THE TOP 15 HORROR DIRECTORS OF ALL TIME
For this Halloween blog, I’ve put together a list of the greatest horror directors of all time. As I’ve done with other lists, I scoured the internet and compiled lists of the best horror directors from websites like Ranker, IMDB, Pop Matters, and others. After I got all the data together, I counted how many times each director was mentioned on each of the best-of lists. Two directors, the top two, were ranked somewhere on every list, so they were the clear-cut winners, and I would call it a tie for the best of all time, even though I have a clear winner and a favorite in my mind. I’ll include a list of my top ten favorites at the end of this post, which will be different from the top ten I listed from my research.
Just a quick note before we begin: I didn’t want to include any directors who had only directed one horror movie, and that excluded some of the greatest film directors like Stanley Kubrick, William Friedkin, and Steven Spielberg – and it would also be excluding some of the scariest and best horror films like: The Shining, The Exorcist, and Jaws. Spielberg was tough to exclude because he directed Jaws and also worked on Poltergeist. Some believe he really directed Poltergeist, but Tobe Hooper got the credit, so I had to exclude Spielberg.
So, without further ado, here are the top 15 horror directors in reverse order and some of the films they are most famous for:
15. Roger Corman: The Terror, The Raven, The Masque of the Red Death.
14. Ti West: The House of the Devil, Cabin Fever 2, The Innkeepers.
13. James Whale: Frankenstein (1931), The Old Dark House (1932), The Invisible Man (1932), The Bride of Frankenstein (1935).
12. Guillermo del Toro: Cronos, Mimic, Blade II, The Devil’s Backbone, Pan’s Labyrinth, Crimson Peak.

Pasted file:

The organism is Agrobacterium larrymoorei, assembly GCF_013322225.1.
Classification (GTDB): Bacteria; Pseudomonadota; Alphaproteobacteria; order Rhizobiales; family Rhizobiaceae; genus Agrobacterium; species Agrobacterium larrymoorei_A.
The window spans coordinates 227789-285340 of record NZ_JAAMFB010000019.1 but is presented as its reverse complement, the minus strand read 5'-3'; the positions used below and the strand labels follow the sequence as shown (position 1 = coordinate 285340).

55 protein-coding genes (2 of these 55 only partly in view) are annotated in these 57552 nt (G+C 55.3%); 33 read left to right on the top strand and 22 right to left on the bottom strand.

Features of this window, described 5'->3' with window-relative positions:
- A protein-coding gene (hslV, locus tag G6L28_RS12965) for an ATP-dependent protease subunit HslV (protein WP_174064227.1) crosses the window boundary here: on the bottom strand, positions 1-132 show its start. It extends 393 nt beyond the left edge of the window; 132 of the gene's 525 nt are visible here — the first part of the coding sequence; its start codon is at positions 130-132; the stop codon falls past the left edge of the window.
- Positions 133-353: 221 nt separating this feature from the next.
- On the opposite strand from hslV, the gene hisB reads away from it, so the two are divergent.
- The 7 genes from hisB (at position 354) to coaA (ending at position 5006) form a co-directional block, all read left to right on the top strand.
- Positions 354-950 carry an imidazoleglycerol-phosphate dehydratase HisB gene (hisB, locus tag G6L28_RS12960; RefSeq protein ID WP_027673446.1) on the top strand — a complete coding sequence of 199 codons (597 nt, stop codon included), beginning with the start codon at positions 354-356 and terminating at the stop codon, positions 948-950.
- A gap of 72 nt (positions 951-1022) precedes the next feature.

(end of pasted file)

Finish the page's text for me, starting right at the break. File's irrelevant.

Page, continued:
11. Mike Flanagan: Absentia, Oculus, Gerald’s Game, The Haunting of Hill House (Netflix limited series), Doctor Sleep.
10. Lucio Fulci: City of the Living Dead, The Beyond, Zombi, The New York Ripper.
9. Alfred Hitchcock: Psycho, The Birds, Rear Window, Vertigo, Frenzy, Family Plot.
8. Dario Argento: Cat O’ Nine Tails, Profundo, Phenomena, Inferno, Tenebrae, Suspira, Opera.
7. James Wan: Saw, Insidious, Dead Silence, Death Sentence, The Conjuring.
6. Sam Raimi: The Evil Dead series, Drag Me to Hell, The Gift.
5. George A. Romero: Night of the Living Dead, Dawn of the Dead, Day of the Dead, The Crazies, Creepshow, The Dark Half, Monkey Shines, Martin.
4. Tobe Hooper: The Texas Chainsaw Massacre, Poltergeist, Lifeforce, The Mangler, Toolbox Murders, ‘Salem’s Lot (TV miniseries).
3. David Cronenberg: Shivers, Rabid, Scanners, The Fly, Videodrome, The Brood, The Dead Zone, Dead Ringers, Crash, eXistenZ.
2. Wes Craven: The Last House on the Left, The Hills Have Eyes, A Nightmare on Elm Street, Scream, My Soul to Take, Red Eye, Shocker, Cursed, The Serpent and the Rainbow.
And number 1: John Carpenter: Halloween, The Fog, The Thing, Christine, Prince of Darkness, They Live, Village of the Damned (1995), Vampires, The Ward.
Here are some of the runners up that received at least one vote on the various lists I looked up:
Clive Barker: Hellraiser, Lord of Illusions, Nightbreed.
Tim Burton: Edward Scissorhands, Sleepy Hollow.
Joe Dante: The Howling, The Twilight Zone (one of the episodes), Piranha (1982).
Takashi Miike: Audition, Ichi, The Killer.
Jordan Peele: Get Out, Us.
Roman Polanski: Repulsion, Rosemary’s Baby, The Ninth Gate.
Eli Roth: Hostel, Cabin, Hostel: Part II, Knock Knock.